Lee Lai is an artist from Melbourne, Australia, currently living in Tio’tia:ke (known as Montreal, Quebec). Her comics and illustrations are part fiction, part memoir, part emotional journalism.
Austin English is an artist living in New York. His book Gulag Casual was recently published by 2dcloud. He has exhibited his artwork and drawings in the US and abroad.
This visual narrative, arranged into a scroll format for online viewing, is the first chapter of Tammy Nguyen’s fiction Primate City—a duet of artist books that draws upon a 1969 US military intelligence proposal to modernize Danang City.
Pacale Marthine Tayou is a Cameroonian artist based in Belgium. His work has appeared in documenta11 (2002) in Kassel, two Venice Biennales (2005 and 2009), and numerous international exhibitions. Recent solo exhibitions took place at the Serpentine Galleries, London, and Fowler Museum, Los Angeles, both in 2015.
“Humor teaches us that you can be a good person but also have bad thoughts.”
“It’s so important to make your own little specks of peace around you. It’s a matter of being an idiot.”
Writer Zadie Smith and graphic novelist and illustrator Chris Ware spoke at the New York Public Library on December 11, 2012.
In 1993, Alexander Floresnky, founder of the infamous Russian underground art group Mitki, nearly turned down the opportunity to illustrate the collected works of the great Russian humorist Sergei Dovlatov—thankfully, he did not.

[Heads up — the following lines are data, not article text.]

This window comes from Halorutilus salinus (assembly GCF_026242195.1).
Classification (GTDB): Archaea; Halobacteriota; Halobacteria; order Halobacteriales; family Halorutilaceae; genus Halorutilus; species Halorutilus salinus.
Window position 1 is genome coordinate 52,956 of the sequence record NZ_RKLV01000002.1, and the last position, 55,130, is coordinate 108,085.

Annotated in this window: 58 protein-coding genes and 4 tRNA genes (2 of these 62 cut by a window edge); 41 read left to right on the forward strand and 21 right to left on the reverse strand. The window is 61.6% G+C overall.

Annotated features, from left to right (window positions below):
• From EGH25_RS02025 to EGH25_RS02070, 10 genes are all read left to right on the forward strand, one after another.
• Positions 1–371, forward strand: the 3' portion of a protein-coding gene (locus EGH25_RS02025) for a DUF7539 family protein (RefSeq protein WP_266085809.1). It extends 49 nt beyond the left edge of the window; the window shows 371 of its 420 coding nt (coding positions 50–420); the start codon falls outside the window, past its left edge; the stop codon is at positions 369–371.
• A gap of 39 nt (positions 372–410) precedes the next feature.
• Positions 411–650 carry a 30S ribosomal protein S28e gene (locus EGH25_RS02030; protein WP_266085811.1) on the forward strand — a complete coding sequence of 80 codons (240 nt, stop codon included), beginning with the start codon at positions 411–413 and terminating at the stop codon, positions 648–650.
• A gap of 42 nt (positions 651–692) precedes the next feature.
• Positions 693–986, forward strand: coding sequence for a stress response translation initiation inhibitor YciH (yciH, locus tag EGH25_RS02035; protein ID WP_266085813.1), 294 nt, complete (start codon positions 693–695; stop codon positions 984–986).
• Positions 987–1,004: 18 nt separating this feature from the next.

BOMBlog talks to artist Jackson Thomas Tupper about his work, featured as The Wick in Issue 118, on newsstands now.
In the new Brooklyn Babylon, graphic novelist Danijel Zezelj harmonizes with composer Darcy James Argue to make art in the round, as part of BAM’s Next Wave Festival.
Dan Perjovschi, drawing 1999–2011, variable dimensions, various techniques.
The Library of America, doing what it does best, offers six of Ward’s groundbreaking woodcut novels from the 1930s in a beautifully printed two-volume set.
The intention of the Popular Prints created by Colombian artist Alvaro Barrios is to reach—through an artistic act—the largest number of people possible.
Ben Katchor is a recorder of vanished and vanishing places, a poet of the vast metropolis of New York. He notices, crucially, what others walk by, fail to see and generally disregard—a man living in the mosaic while seeing its details.